The Politics of Unreason: Right Wing Extremism in America, 1790-1970

By Seymour Martin Lipset; Earl Raab | Go to book overview

which was, and has remained, uniquely American. For them, the question was all moral; it must be contemplated in terms untouched by expediency, . . . uncorrupted even by society itself. It was a problem of conscience which by mid-century would fasten itself in one form or another, and in varying degrees, upon men's feelings everywhere. 125

The strong moral fervor of evangelical Protestantism exhibited in the anti- slavery and temperance movements--designed to eliminate those aspects of American life which contravened their sense of rectitude--frightened those Americans who did not belong. The Jews, although presumably sensitized by their history and values to sympathize with the cause of Negro freedom, abstained from any strong identification with the abolitionist cause. Many, like Isaac Mayer Wise, a leading rabbi, "distrusted the religious fanaticism that inspired the anti-slavery extremists, and feared that its next victim after the South had been crushed would be the Jews." 126 The Catholic attitude resembled that of the Jews. Although Catholic councils issued statements in support of gradual emancipation, few Catholics were active in the abolitionist movement. "One factor in this widespread Catholic attitude was a tendency to associate the anti-slavery forces with anti-Catholicism. It was noted that many Protestant abolitionists were extremely antagonistic toward the Roman Catholic Church." 127 These non- Protestant instincts were correct and had already been informed by the events of the preceding half-century. It was this brand of Protestant moralism which helped bind together the elites and masses, helped charge the conspiracy theories and bigotries, all of which shaped the monistic impulse in America for the next three-quarters of a century.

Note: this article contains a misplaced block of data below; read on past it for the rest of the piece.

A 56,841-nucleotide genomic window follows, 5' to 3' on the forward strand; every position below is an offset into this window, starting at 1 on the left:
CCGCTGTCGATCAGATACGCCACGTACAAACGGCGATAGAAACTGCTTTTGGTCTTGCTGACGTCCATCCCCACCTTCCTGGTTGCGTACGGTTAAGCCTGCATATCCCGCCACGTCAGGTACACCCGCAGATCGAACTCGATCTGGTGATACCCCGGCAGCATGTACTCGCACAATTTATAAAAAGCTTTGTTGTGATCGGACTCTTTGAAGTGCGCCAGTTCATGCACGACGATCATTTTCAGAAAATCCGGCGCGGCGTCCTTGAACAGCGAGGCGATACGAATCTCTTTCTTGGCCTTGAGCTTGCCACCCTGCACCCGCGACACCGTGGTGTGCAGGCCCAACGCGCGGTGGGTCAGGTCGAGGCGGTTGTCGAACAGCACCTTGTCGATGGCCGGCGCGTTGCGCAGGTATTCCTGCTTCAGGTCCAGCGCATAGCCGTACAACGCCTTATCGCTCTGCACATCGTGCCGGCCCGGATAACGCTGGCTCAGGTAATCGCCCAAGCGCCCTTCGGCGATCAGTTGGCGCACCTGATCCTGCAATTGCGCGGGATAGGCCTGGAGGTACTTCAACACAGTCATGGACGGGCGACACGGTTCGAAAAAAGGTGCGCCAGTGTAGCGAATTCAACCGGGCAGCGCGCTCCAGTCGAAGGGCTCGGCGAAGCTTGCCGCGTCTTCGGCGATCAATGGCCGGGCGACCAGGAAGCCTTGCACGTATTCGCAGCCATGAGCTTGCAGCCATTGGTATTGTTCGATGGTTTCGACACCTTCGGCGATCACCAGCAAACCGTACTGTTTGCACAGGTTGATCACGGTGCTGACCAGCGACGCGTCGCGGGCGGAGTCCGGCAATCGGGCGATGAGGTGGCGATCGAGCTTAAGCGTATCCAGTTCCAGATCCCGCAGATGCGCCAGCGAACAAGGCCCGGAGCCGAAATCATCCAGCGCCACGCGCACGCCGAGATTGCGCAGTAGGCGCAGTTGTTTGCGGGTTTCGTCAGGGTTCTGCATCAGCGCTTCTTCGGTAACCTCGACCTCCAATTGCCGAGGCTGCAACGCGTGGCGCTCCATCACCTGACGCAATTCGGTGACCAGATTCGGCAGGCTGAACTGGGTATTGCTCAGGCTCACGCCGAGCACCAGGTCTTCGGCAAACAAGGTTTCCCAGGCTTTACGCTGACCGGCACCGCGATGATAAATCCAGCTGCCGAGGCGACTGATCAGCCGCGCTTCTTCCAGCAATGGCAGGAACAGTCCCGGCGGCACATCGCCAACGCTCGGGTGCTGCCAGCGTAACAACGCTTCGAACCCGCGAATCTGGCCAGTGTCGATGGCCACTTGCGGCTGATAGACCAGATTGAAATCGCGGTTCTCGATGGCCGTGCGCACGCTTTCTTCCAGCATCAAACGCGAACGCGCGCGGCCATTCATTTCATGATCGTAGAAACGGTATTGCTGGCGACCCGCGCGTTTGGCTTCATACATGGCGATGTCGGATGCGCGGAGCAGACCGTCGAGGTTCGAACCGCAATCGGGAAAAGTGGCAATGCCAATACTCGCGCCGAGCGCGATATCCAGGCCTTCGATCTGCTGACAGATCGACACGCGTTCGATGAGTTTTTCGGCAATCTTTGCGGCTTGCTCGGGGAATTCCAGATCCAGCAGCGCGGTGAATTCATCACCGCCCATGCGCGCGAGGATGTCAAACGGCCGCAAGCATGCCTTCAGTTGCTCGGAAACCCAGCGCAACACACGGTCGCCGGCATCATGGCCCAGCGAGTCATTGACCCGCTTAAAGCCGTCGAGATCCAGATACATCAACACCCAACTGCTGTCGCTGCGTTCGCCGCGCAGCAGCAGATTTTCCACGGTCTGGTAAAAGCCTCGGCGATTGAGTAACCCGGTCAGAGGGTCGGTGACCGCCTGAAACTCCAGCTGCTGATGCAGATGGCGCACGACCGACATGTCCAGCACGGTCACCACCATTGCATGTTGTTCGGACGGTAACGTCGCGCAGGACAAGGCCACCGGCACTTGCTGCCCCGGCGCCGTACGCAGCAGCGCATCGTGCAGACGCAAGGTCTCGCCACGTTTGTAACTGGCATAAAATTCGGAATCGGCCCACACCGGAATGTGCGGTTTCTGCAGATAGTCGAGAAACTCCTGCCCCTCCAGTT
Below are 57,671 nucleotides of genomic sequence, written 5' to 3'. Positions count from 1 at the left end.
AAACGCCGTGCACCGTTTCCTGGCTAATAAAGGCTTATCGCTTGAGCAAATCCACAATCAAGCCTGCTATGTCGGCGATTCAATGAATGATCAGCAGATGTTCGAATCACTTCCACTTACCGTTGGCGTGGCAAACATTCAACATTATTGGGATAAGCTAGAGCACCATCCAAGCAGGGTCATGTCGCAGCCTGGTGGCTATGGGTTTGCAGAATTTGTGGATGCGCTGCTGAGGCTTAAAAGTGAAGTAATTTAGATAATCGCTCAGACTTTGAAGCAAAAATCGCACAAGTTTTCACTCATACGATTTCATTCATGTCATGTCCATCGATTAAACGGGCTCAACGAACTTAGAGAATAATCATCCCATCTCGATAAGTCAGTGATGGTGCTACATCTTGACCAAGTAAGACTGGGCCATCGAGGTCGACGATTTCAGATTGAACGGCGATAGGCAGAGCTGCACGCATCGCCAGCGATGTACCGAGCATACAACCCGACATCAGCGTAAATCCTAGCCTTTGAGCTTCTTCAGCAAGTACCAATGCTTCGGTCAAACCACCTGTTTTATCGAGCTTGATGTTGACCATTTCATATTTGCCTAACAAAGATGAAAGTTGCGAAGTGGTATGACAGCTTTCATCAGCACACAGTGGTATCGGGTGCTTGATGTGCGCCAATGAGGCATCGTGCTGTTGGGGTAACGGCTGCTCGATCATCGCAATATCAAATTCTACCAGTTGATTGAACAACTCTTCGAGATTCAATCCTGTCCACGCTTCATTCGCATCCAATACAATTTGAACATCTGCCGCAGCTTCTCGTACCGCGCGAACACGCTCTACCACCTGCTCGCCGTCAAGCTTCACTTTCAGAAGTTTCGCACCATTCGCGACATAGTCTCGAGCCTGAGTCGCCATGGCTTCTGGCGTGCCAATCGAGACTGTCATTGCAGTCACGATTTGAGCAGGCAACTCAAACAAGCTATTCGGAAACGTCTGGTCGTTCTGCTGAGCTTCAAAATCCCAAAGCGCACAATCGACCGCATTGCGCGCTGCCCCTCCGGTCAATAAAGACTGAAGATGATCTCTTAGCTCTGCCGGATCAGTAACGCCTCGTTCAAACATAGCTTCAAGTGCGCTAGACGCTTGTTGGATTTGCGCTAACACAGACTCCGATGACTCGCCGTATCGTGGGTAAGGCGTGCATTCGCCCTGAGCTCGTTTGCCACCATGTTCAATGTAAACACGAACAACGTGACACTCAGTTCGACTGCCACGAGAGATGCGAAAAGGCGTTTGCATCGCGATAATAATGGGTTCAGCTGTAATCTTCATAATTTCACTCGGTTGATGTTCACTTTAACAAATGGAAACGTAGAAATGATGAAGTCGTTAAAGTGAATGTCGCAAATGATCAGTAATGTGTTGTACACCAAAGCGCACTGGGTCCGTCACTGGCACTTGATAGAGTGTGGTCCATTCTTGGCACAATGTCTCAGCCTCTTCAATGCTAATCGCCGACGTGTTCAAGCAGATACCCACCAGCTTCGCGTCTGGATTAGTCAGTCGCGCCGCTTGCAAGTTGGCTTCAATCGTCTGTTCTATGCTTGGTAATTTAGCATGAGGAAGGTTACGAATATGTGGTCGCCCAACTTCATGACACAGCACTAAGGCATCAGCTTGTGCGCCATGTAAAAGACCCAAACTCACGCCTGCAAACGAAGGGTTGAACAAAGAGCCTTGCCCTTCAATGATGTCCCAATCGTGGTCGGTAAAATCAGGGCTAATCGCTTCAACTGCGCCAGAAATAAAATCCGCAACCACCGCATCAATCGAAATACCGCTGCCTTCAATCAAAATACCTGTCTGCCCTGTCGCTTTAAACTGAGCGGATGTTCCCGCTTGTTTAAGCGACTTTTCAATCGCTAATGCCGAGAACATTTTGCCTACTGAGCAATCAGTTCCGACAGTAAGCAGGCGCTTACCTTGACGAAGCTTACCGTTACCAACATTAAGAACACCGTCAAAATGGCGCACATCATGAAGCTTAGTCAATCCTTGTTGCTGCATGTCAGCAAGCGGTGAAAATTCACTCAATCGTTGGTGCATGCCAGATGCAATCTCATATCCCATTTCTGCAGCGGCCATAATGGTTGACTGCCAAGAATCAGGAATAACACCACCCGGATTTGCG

Notes
1.
Robert R. Palmer, The Age of the Democratic Revolution: The Struggle ( Princeton: Princeton University Press, 1964), pp. 429-430, 453; Anonymous , "The Illuminati," Horizon, VI (Spring 1947), 16-38.
2.
Richard Hofstadter, The Paranoid Style in American Politics ( New York: Knopf, 1965), p. 12, see pp. 10-15; Jacques Droz, "La légende du complot illuministe et les origines du romantisme politique en Allemagne," Révue Historique, CCXXVI ( 1961), 313-338; Norman Cohn , Warrant for Genocide ( New York: Harper & Row, 1967), pp. 25-31.
3.
Ibid., pp. 25-26.
4.
Lorman A. Ratner, Antimasonry in New York State: A Study in PreCivil War Reform (M.A. Thesis, Cornell University, 1958), p. 13.
5.
James K. Morse, Jedidiah Morse, a Champion of New England Orthodoxy ( New York: Columbia University Press, 1939), pp. 55-58.
6.
Palmer, op. cit., pp. 542-543.
7.
Hofstadter, op. cit., p. 13.
8.
Ibid.

-67-

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The Politics of Unreason: Right Wing Extremism in America, 1790-1970
Table of contents

Table of contents

  • Title Page iii
  • Contents vii
  • Tables ix
  • Preface xv
  • Notes xxiii
  • Chapter 1 Political Extremism 3
  • Notes 31
  • Chapter 2 Before the Civil War 34
  • Notes 67
  • Chapter 3 the Protestant Crusades from the Civil War to World War I 72
  • Notes 104
  • Chapter 4 the Bigoted Twenties 110
  • Notes 145
  • Chapter 5 the 1930's: Extremism of the Depression 150
  • Notes 202
  • Chapter 6 the 1950's: Mccarthyism 209
  • Notes 245
  • Chapter 7 the Era of the John Birch Society 248
  • Notes 282
  • Chapter 8 the Birch Society and Its Contemporaries: Social Base 288
  • Notes 333
  • Chapter 9 George Wallace and the New Nativism 338
  • Notes 373
  • Chapter 10 George Wallace: the Election and the Electorate 378
  • Notes 424
  • Chapter 11 Extremists and Extremism 428
  • Notes 482
  • Chapter 12 Political Extremism: Past and Future 484
  • Notes 515
  • Methodological Appendix to Chapter 11 517
  • Notes 522
  • General Index 525
  • Index of Proper Names 537
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